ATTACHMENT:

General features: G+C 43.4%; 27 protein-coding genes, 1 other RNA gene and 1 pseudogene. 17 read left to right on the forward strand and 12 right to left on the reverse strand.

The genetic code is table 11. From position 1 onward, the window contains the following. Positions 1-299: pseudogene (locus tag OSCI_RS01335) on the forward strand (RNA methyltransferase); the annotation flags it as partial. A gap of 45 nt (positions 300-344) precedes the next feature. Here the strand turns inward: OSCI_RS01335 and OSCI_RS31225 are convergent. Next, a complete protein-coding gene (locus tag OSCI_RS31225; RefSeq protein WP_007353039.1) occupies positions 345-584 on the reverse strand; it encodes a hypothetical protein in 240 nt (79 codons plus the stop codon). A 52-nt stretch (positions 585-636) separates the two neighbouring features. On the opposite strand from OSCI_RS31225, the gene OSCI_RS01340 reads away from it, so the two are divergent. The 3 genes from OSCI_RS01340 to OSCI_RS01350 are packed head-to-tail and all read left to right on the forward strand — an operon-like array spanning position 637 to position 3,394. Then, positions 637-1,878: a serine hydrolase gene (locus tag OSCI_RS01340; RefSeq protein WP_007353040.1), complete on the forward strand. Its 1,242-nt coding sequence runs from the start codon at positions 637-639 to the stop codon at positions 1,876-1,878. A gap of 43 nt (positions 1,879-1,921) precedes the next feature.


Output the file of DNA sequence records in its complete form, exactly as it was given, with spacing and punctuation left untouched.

General features: G+C 43.4%; 27 protein-coding genes, 1 other RNA gene and 1 pseudogene. 17 read left to right on the forward strand and 12 right to left on the reverse strand.

The genetic code is table 11. From position 1 onward, the window contains the following. Positions 1-299: pseudogene (locus tag OSCI_RS01335) on the forward strand (RNA methyltransferase); the annotation flags it as partial. A gap of 45 nt (positions 300-344) precedes the next feature. Here the strand turns inward: OSCI_RS01335 and OSCI_RS31225 are convergent. Next, a complete protein-coding gene (locus tag OSCI_RS31225; RefSeq protein WP_007353039.1) occupies positions 345-584 on the reverse strand; it encodes a hypothetical protein in 240 nt (79 codons plus the stop codon). A 52-nt stretch (positions 585-636) separates the two neighbouring features. On the opposite strand from OSCI_RS31225, the gene OSCI_RS01340 reads away from it, so the two are divergent. The 3 genes from OSCI_RS01340 to OSCI_RS01350 are packed head-to-tail and all read left to right on the forward strand — an operon-like array spanning position 637 to position 3,394. Then, positions 637-1,878: a serine hydrolase gene (locus tag OSCI_RS01340; RefSeq protein WP_007353040.1), complete on the forward strand. Its 1,242-nt coding sequence runs from the start codon at positions 637-639 to the stop codon at positions 1,876-1,878. A gap of 43 nt (positions 1,879-1,921) precedes the next feature.